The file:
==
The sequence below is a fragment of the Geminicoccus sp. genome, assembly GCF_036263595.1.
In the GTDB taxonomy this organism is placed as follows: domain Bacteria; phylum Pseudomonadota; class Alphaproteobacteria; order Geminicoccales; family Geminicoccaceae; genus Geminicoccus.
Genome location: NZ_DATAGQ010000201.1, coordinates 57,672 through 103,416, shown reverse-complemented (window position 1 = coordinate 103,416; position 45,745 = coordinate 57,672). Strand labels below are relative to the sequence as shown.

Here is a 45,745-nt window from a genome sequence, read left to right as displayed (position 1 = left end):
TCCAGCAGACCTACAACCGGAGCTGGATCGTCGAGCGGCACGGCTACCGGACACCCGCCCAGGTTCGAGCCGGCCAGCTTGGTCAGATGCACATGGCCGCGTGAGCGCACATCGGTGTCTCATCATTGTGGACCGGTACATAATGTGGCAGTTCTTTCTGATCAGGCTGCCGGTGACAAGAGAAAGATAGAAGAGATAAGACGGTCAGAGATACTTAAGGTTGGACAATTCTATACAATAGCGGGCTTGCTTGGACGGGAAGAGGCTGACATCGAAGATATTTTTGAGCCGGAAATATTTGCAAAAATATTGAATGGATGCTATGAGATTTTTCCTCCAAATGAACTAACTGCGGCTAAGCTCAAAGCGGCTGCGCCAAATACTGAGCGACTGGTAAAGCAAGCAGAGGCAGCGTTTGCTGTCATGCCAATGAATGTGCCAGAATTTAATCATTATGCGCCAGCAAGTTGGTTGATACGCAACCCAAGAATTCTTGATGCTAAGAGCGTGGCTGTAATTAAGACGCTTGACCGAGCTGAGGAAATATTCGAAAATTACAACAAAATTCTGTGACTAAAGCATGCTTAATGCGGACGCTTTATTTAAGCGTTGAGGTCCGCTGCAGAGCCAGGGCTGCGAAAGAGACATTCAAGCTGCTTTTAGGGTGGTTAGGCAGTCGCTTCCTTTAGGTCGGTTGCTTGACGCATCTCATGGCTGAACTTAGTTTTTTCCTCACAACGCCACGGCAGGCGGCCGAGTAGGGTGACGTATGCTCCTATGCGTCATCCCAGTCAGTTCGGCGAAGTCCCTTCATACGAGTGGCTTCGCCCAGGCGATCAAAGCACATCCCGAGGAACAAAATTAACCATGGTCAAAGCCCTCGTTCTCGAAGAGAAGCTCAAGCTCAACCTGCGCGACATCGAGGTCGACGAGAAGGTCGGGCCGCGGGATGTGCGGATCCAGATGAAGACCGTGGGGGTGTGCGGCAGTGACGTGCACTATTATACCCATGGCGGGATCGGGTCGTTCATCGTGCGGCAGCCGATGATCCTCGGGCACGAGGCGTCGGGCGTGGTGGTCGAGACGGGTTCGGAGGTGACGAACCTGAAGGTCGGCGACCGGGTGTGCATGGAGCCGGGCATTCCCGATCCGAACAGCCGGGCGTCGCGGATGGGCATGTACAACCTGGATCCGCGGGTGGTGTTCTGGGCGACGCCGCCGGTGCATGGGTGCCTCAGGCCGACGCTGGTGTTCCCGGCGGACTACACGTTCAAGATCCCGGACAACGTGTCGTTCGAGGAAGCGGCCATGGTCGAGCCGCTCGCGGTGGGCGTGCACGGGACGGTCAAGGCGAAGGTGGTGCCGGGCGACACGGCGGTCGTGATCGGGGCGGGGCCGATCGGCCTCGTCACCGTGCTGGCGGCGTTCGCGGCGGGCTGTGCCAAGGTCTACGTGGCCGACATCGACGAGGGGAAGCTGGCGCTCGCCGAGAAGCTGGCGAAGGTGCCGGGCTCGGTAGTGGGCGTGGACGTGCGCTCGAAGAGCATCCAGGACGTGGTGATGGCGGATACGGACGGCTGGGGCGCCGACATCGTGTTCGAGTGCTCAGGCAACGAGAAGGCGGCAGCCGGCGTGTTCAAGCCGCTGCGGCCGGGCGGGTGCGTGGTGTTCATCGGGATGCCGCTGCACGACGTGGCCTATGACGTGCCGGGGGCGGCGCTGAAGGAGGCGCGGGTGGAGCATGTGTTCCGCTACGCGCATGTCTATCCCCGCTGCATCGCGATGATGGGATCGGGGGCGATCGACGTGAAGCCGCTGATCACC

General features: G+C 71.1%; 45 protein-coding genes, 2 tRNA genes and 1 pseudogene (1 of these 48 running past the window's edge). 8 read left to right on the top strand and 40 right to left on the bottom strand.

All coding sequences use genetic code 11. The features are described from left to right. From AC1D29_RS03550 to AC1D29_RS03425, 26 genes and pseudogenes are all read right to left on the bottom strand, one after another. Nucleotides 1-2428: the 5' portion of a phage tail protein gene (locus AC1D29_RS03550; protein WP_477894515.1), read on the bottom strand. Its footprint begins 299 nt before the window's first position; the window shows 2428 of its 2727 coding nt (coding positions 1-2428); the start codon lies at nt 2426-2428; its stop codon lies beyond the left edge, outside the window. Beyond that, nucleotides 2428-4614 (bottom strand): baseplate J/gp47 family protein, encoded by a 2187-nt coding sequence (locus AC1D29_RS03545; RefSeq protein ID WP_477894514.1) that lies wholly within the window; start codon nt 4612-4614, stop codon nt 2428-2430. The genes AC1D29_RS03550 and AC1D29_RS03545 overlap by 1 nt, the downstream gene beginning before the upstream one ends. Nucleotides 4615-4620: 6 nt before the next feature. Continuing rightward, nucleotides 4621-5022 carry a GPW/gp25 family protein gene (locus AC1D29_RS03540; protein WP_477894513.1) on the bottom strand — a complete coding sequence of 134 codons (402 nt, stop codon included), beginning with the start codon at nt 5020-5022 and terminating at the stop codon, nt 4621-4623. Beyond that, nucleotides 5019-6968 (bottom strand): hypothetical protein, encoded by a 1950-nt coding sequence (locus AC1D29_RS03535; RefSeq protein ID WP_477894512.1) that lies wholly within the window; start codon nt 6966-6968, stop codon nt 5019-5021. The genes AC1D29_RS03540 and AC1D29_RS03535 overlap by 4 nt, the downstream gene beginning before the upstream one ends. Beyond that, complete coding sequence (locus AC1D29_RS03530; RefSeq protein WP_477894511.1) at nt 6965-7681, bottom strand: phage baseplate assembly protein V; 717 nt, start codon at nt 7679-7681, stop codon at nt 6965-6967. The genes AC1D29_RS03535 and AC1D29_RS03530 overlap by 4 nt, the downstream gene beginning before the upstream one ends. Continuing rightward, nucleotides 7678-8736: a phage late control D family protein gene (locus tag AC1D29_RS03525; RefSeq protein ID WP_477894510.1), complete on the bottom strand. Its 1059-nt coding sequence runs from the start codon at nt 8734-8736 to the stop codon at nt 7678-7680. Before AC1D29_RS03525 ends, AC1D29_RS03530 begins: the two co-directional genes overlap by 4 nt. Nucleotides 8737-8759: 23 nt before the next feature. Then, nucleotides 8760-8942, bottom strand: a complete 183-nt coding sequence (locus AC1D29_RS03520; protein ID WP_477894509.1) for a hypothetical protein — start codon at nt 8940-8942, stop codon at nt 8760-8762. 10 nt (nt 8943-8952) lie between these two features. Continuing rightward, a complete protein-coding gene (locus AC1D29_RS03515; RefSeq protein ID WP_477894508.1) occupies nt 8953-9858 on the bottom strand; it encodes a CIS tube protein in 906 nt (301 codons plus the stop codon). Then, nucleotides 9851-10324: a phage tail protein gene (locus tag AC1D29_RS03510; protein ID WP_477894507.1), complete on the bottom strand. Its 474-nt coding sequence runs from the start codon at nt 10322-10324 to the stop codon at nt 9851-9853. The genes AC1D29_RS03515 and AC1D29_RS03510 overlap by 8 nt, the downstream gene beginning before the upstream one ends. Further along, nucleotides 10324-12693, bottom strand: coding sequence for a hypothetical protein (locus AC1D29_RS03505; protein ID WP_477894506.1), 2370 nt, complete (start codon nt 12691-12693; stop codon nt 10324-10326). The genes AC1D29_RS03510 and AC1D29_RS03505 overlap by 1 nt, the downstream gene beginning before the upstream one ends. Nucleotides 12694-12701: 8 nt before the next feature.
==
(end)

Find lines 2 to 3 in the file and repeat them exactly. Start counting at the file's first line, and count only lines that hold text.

In the GTDB taxonomy this organism is placed as follows: domain Bacteria; phylum Pseudomonadota; class Alphaproteobacteria; order Geminicoccales; family Geminicoccaceae; genus Geminicoccus.
Genome location: NZ_DATAGQ010000201.1, coordinates 57,672 through 103,416, shown reverse-complemented (window position 1 = coordinate 103,416; position 45,745 = coordinate 57,672). Strand labels below are relative to the sequence as shown.